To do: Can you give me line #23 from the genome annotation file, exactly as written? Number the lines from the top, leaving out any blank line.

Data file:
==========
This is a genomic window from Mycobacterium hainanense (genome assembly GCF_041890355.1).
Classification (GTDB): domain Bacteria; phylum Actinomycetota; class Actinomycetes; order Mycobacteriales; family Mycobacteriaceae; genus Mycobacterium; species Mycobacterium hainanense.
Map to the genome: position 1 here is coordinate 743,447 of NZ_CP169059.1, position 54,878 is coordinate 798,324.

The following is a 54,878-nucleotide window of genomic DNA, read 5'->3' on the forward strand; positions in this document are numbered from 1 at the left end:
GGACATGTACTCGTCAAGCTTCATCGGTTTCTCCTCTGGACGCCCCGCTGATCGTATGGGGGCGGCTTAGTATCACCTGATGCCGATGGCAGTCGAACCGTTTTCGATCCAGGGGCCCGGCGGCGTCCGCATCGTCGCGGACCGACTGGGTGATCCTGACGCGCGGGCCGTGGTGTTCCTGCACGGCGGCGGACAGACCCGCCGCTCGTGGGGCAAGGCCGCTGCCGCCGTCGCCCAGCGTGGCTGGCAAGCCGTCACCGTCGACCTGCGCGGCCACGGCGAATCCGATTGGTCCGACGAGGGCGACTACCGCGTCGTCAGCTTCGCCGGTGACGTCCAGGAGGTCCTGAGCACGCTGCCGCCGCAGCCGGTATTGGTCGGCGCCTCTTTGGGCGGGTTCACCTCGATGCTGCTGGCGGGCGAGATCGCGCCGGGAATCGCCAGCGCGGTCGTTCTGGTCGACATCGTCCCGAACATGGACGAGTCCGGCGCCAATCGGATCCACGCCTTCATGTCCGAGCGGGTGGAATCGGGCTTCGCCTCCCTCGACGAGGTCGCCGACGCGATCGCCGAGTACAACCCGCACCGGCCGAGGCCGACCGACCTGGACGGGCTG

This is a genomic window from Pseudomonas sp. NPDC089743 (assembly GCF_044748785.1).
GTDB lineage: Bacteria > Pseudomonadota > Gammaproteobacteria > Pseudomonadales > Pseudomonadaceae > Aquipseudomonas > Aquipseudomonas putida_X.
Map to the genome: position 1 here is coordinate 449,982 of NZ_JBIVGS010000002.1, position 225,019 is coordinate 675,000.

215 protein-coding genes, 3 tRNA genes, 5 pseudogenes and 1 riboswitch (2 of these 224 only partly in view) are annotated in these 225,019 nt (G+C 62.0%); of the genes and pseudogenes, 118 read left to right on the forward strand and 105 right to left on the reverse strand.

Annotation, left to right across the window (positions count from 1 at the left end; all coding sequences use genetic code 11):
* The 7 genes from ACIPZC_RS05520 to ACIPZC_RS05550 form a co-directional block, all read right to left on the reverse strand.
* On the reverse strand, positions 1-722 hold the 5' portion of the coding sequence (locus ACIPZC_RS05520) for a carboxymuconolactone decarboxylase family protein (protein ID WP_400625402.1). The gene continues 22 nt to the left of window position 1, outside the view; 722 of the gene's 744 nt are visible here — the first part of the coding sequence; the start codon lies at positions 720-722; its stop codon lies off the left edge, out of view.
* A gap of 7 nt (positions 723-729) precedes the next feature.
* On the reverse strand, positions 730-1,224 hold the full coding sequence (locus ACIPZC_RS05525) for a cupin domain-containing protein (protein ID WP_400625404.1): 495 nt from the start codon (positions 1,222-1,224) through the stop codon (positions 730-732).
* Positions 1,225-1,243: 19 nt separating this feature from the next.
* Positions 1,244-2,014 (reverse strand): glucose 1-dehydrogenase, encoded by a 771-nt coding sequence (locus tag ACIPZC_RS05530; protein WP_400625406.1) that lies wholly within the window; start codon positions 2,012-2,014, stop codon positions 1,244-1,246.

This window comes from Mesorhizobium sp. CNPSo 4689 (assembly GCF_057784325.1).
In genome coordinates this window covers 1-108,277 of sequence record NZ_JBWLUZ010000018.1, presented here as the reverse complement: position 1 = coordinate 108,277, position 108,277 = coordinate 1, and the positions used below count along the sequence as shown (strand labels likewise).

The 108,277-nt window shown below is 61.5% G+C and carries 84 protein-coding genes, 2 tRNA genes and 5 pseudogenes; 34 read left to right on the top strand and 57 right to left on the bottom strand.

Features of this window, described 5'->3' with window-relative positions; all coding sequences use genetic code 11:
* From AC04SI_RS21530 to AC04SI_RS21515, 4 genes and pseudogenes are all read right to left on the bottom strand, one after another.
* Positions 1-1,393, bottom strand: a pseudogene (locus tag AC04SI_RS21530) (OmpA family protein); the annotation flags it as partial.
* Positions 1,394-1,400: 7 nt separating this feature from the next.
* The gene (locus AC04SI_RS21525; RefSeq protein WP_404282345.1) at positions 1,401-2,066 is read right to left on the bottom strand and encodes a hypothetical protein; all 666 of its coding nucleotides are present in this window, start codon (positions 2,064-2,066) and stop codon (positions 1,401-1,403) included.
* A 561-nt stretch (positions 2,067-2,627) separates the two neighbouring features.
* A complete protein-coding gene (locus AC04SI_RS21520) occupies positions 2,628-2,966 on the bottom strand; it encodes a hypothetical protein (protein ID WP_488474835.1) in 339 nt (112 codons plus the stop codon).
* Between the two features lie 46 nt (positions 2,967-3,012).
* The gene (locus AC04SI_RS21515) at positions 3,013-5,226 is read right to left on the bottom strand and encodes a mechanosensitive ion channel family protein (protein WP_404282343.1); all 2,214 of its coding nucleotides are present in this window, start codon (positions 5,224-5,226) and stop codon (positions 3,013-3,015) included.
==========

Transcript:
* Positions 1,394-1,400: 7 nt separating this feature from the next.